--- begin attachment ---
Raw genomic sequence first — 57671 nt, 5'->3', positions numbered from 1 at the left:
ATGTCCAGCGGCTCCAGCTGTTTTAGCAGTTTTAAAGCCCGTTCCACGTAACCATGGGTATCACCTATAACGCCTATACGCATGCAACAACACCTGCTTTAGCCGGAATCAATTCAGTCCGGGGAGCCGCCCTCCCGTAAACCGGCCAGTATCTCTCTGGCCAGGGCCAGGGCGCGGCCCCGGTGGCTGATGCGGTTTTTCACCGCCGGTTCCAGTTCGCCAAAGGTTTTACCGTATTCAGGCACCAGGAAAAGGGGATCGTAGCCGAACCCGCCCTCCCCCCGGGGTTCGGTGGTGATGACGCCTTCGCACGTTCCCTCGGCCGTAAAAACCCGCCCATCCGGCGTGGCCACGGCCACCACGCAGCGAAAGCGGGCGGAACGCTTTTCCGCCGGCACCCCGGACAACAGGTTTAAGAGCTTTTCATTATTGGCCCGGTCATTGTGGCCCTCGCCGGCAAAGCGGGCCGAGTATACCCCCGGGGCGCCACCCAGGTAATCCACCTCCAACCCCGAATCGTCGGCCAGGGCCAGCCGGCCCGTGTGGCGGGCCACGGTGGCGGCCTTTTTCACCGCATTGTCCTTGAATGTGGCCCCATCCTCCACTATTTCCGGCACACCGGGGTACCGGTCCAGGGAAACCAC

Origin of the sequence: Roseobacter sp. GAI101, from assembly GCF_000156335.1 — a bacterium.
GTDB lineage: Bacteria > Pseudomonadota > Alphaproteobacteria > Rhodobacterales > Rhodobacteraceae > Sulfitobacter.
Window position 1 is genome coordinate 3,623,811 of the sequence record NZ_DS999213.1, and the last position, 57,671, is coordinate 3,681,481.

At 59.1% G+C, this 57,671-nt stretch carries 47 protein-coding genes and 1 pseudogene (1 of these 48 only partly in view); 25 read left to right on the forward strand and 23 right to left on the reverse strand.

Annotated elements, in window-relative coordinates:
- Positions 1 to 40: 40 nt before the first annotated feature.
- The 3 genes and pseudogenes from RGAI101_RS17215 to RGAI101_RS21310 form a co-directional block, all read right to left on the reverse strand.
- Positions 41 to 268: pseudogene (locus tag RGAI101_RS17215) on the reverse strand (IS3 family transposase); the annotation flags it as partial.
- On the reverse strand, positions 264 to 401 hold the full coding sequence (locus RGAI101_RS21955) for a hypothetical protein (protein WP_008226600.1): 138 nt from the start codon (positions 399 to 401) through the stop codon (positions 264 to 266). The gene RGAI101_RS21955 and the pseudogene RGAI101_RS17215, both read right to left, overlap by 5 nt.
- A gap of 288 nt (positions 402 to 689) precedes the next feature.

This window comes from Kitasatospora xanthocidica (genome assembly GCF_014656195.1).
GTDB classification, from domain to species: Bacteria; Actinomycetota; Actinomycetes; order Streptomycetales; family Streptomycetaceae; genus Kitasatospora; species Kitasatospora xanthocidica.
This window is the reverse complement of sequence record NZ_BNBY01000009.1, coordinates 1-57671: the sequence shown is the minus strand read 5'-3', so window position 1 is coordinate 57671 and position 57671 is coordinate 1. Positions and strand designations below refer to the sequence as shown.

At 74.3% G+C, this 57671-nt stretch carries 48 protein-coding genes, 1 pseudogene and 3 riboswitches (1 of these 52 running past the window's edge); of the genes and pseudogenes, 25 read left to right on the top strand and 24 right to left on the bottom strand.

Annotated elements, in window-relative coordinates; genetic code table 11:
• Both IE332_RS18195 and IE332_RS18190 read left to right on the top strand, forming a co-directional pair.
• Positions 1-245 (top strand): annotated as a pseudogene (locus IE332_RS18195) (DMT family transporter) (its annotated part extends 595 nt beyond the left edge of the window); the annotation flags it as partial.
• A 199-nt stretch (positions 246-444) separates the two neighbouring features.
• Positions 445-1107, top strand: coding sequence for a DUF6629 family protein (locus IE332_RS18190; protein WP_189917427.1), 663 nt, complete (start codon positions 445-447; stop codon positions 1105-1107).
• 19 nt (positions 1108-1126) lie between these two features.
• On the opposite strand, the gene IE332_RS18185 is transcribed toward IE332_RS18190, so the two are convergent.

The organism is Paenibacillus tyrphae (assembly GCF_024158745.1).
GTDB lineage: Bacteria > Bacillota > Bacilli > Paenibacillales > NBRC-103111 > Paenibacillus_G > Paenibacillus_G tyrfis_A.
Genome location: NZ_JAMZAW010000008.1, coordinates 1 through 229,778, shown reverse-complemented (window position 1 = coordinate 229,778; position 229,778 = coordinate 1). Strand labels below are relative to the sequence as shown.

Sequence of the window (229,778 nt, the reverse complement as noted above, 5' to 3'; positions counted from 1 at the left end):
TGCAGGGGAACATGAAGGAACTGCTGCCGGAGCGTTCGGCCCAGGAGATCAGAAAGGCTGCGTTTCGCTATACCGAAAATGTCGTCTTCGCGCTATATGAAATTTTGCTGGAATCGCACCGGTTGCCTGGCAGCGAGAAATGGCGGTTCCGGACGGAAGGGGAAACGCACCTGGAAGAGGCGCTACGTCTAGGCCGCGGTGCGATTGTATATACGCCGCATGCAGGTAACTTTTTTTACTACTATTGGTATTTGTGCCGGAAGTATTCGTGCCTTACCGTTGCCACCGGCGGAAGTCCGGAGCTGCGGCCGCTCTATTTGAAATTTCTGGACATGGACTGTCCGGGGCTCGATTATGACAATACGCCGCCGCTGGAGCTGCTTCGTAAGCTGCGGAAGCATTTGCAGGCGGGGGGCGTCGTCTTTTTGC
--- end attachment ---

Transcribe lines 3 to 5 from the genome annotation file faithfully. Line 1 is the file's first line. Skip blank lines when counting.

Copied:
Origin of the sequence: Roseobacter sp. GAI101, from assembly GCF_000156335.1 — a bacterium.
GTDB lineage: Bacteria > Pseudomonadota > Alphaproteobacteria > Rhodobacterales > Rhodobacteraceae > Sulfitobacter.
Window position 1 is genome coordinate 3,623,811 of the sequence record NZ_DS999213.1, and the last position, 57,671, is coordinate 3,681,481.